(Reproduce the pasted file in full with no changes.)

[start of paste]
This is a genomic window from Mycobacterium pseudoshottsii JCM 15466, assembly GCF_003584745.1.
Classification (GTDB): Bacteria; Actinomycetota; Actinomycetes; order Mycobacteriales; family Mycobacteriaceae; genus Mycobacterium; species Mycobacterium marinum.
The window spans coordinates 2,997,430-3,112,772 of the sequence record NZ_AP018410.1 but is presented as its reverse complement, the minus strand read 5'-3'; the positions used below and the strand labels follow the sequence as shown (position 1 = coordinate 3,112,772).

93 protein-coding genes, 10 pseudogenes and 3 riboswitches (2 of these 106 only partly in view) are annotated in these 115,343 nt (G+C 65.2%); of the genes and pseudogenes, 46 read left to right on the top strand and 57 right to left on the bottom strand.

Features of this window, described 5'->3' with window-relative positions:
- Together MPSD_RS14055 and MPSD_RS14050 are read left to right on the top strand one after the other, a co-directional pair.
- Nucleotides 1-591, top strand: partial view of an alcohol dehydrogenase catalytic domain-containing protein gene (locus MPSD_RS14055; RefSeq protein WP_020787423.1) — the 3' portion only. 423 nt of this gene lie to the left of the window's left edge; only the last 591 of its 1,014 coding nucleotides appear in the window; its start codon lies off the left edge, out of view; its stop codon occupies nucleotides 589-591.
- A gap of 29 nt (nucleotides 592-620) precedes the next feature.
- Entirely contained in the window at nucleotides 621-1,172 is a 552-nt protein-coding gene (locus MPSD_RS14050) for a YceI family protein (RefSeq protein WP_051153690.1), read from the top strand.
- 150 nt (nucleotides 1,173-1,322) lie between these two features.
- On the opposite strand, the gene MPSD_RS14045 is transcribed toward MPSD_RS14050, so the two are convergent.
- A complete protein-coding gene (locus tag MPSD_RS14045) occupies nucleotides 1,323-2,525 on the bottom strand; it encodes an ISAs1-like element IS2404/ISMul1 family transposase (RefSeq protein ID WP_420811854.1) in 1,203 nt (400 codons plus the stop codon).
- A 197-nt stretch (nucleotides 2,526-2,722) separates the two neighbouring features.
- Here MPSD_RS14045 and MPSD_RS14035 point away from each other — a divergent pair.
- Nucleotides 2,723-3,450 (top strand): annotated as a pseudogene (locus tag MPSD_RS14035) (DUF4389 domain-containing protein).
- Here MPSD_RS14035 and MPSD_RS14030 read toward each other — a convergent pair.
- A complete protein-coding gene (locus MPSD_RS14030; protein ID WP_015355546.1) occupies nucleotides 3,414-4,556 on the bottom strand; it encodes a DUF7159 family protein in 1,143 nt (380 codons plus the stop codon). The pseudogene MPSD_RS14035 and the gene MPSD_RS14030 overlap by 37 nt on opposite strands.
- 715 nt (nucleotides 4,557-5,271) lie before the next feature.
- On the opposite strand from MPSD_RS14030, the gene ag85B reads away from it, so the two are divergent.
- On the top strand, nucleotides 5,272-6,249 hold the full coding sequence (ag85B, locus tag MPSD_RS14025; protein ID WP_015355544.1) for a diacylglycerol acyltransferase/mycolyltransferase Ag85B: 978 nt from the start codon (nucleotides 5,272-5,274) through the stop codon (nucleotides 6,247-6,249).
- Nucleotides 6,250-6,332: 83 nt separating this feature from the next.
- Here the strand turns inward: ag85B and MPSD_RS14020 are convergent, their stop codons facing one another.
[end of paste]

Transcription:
This is a genomic window from Mycobacterium pseudoshottsii JCM 15466, assembly GCF_003584745.1.
Classification (GTDB): Bacteria; Actinomycetota; Actinomycetes; order Mycobacteriales; family Mycobacteriaceae; genus Mycobacterium; species Mycobacterium marinum.
The window spans coordinates 2,997,430-3,112,772 of the sequence record NZ_AP018410.1 but is presented as its reverse complement, the minus strand read 5'-3'; the positions used below and the strand labels follow the sequence as shown (position 1 = coordinate 3,112,772).

93 protein-coding genes, 10 pseudogenes and 3 riboswitches (2 of these 106 only partly in view) are annotated in these 115,343 nt (G+C 65.2%); of the genes and pseudogenes, 46 read left to right on the top strand and 57 right to left on the bottom strand.

Features of this window, described 5'->3' with window-relative positions:
- Together MPSD_RS14055 and MPSD_RS14050 are read left to right on the top strand one after the other, a co-directional pair.
- Nucleotides 1-591, top strand: partial view of an alcohol dehydrogenase catalytic domain-containing protein gene (locus MPSD_RS14055; RefSeq protein WP_020787423.1) — the 3' portion only. 423 nt of this gene lie to the left of the window's left edge; only the last 591 of its 1,014 coding nucleotides appear in the window; its start codon lies off the left edge, out of view; its stop codon occupies nucleotides 589-591.
- A gap of 29 nt (nucleotides 592-620) precedes the next feature.
- Entirely contained in the window at nucleotides 621-1,172 is a 552-nt protein-coding gene (locus MPSD_RS14050) for a YceI family protein (RefSeq protein WP_051153690.1), read from the top strand.
- 150 nt (nucleotides 1,173-1,322) lie between these two features.
- On the opposite strand, the gene MPSD_RS14045 is transcribed toward MPSD_RS14050, so the two are convergent.
- A complete protein-coding gene (locus tag MPSD_RS14045) occupies nucleotides 1,323-2,525 on the bottom strand; it encodes an ISAs1-like element IS2404/ISMul1 family transposase (RefSeq protein ID WP_420811854.1) in 1,203 nt (400 codons plus the stop codon).
- A 197-nt stretch (nucleotides 2,526-2,722) separates the two neighbouring features.
- Here MPSD_RS14045 and MPSD_RS14035 point away from each other — a divergent pair.
- Nucleotides 2,723-3,450 (top strand): annotated as a pseudogene (locus tag MPSD_RS14035) (DUF4389 domain-containing protein).
- Here MPSD_RS14035 and MPSD_RS14030 read toward each other — a convergent pair.
- A complete protein-coding gene (locus MPSD_RS14030; protein ID WP_015355546.1) occupies nucleotides 3,414-4,556 on the bottom strand; it encodes a DUF7159 family protein in 1,143 nt (380 codons plus the stop codon). The pseudogene MPSD_RS14035 and the gene MPSD_RS14030 overlap by 37 nt on opposite strands.
- 715 nt (nucleotides 4,557-5,271) lie before the next feature.
- On the opposite strand from MPSD_RS14030, the gene ag85B reads away from it, so the two are divergent.
- On the top strand, nucleotides 5,272-6,249 hold the full coding sequence (ag85B, locus tag MPSD_RS14025; protein ID WP_015355544.1) for a diacylglycerol acyltransferase/mycolyltransferase Ag85B: 978 nt from the start codon (nucleotides 5,272-5,274) through the stop codon (nucleotides 6,247-6,249).
- Nucleotides 6,250-6,332: 83 nt separating this feature from the next.
- Here the strand turns inward: ag85B and MPSD_RS14020 are convergent, their stop codons facing one another.